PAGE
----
How to nail your next design project (and be happy about the result).

How to nail your next design project (and be happy about the result).

As a web/IT project manager, I find design stage the most interesting part of any project.


And the reason for this is very simple – this is the only part of a project, which is impossible to define. Not only the result, but the requirements and the process itself, as well. Before we dig into the specifics, I want you to keep the following thought in your head “happiness is a state of mind”.


When exploring requirements and desires of any client, a project manager would categorise (consciously or otherwise) a project into one of the following general categories:


  1. Client has a detailed brand book – this, typically, is good news for all stakeholders of the project;
  2. Client has no brand book, but there is a general brand presence for the particular clients;
  3. Client has no brand book, nor brand presence. In this category we typically find startups, newly established ventures and similar.


Each of this category carries certain risks and benefits, which define the success of any design project. In my experience, this is by far the most contributing factor of them all.


Clients who have a brand book for their project. Upon hearing such information from my clients, I find it hard to keep excitement to myself, yet, more often than not, I’m in for a letdown. Even in cases, when clients claim that they possess a brand book, rarely it is as detailed as a web designer or a project manager expects it to be. Nevertheless, any brand book typically covers such areas as typography (fonts), colour palette, logos and icons as well. All of the above makes the job for an agency significantly better, since these should be considered as standalone project items, in case they need to be developed from scratch. Most importantly, I can say without a shed of doubt in my mind – the more complete is a brand book, the higher is the chance of creating a desired concept with the first attempt. Here’s a little tutorial on what should be in your web design brand book. By the way, we, at Efumo, create brand books as well.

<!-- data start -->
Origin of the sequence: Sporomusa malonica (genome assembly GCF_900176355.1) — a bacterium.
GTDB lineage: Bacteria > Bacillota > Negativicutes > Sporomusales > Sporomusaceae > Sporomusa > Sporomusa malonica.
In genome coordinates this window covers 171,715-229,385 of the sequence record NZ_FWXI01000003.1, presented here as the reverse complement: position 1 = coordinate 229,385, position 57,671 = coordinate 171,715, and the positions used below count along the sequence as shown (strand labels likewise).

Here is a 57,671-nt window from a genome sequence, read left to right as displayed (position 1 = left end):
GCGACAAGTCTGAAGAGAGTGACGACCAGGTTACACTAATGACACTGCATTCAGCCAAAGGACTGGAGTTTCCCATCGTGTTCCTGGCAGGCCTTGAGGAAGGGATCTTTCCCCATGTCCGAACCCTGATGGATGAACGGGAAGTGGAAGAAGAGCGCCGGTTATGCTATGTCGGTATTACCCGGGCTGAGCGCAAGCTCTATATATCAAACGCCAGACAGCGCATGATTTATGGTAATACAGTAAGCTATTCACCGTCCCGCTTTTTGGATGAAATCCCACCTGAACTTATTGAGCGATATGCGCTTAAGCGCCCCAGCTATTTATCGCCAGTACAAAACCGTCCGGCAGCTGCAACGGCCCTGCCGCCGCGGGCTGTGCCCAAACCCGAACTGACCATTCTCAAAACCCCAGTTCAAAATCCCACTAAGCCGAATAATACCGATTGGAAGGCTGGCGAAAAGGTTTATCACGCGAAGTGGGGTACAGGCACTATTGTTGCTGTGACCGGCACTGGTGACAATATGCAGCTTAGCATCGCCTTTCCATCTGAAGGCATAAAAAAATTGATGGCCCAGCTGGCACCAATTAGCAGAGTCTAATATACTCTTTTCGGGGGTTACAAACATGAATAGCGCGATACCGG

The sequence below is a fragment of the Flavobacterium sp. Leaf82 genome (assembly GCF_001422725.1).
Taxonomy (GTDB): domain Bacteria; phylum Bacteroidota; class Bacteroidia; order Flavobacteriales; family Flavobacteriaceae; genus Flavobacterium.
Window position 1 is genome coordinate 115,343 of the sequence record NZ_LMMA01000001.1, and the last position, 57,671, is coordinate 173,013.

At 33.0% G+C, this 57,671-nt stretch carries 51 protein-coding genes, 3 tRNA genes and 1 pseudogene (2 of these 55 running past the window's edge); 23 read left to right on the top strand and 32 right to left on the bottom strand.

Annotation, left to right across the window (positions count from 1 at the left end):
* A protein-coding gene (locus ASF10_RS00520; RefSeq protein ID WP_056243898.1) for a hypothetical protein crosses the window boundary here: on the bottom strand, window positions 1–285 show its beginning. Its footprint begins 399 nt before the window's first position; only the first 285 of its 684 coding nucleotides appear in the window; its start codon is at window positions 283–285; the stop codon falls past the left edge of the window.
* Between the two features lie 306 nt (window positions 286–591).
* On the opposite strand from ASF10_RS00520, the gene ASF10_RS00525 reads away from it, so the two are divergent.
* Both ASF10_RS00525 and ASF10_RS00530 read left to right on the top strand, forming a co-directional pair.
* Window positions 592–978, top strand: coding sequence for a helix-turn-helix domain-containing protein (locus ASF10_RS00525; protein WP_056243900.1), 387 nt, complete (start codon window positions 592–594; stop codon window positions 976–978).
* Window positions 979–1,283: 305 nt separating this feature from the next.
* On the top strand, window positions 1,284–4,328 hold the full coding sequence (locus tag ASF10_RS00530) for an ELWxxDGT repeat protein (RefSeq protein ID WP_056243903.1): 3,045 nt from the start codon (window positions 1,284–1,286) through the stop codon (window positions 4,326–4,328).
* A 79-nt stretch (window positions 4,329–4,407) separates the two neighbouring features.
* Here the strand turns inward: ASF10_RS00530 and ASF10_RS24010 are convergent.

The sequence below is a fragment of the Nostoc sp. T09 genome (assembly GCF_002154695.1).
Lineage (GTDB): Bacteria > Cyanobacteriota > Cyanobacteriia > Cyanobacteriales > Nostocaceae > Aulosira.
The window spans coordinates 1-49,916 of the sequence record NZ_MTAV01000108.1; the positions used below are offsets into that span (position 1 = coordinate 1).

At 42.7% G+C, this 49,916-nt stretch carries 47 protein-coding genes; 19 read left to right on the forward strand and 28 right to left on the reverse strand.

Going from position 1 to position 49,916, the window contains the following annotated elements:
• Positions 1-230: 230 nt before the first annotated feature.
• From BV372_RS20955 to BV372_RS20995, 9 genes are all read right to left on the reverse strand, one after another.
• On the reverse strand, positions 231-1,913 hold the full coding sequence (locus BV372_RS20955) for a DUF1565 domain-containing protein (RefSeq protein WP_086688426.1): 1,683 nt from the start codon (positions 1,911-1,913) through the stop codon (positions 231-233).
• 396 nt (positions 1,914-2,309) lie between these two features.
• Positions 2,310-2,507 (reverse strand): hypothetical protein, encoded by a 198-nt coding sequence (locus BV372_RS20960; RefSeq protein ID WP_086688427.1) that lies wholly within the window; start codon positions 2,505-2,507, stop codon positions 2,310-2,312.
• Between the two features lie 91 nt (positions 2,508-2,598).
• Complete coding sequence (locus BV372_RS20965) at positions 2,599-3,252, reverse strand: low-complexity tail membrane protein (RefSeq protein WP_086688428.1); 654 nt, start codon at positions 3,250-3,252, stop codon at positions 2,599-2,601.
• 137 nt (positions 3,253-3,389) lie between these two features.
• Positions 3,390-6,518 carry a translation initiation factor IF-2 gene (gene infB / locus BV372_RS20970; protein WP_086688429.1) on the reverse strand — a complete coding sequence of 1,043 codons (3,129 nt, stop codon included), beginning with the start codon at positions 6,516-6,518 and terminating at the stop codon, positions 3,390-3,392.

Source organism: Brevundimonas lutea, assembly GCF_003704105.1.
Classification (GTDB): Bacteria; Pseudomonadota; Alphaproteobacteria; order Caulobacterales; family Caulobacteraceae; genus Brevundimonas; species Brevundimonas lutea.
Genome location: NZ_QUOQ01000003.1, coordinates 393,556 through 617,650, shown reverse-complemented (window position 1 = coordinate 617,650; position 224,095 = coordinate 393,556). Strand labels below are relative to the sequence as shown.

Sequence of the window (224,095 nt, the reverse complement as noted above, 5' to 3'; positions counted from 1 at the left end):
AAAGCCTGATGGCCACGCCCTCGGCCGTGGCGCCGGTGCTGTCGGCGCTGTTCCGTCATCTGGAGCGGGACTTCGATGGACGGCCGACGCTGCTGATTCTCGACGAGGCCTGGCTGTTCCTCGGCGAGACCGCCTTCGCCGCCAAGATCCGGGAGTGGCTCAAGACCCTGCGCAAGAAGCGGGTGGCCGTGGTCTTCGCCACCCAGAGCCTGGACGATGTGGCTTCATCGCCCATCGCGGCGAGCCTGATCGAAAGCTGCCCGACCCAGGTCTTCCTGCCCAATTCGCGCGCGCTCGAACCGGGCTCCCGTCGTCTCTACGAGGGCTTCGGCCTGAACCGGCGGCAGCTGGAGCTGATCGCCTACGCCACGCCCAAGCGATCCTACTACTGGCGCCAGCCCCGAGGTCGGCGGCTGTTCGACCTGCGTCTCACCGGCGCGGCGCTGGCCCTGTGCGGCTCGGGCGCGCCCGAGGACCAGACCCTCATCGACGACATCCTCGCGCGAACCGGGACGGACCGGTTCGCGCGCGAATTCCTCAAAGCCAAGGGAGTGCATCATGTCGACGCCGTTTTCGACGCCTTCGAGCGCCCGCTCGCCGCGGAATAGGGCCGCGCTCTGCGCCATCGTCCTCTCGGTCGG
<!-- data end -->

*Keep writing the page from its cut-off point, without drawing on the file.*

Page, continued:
No brand book, but a general brand presence. In this category most often we find local companies, which are already established businesses, yet lacking an official brand book. Having a general brand presence can be very helpful to the web/IT development team, since, even if there is no clear agreement within the company, we can still extract the required assets to create a stunning concept of a project, which can match desires of a client. Practically, we attempt matching assets from online sources, booklets and any other medium, where a company has already communicated with its audience. Most notable risk in this category are clients, who are chaotic and are not attempting to preserve the general presence of their brand. This, in turn, is a result of a company not having a brand book.


No brand book, nor a general presence. Arguably, projects, which lie in this category are the hardest to tackle. Putting aside the lack of any physical (or visual) guidance of a brand, one of the hardest obstacles to overcome in this case is that nearly 100% of the time clients don’t have a competent marketing person to consult with, when working on a project. This translates into the clients’ inability to articulate their requirements and desires, which means getting back to “the drawing board” to re-iterate any design. In the worst cases this happens more than once. For clients and agencies alike, the best way to mitigate this effect is to, at least, identify a range of assets, which the client likes.


We, at Efumo, have certain processes in place, which helps us to smoothen the impact of either category, thus increasing the success of any design we create. Getting back to my initial thought about happiness – happiness is not about being satisfied about your surrounding circumstances, but rather about your attitude towards them. Nailing your next design project is largely depending on you and how much you can bring to the table. The process of developing a stunning design is a result of hard work between a client and a project manager/designer.


Matīss Upenieks,
Web/IT project manager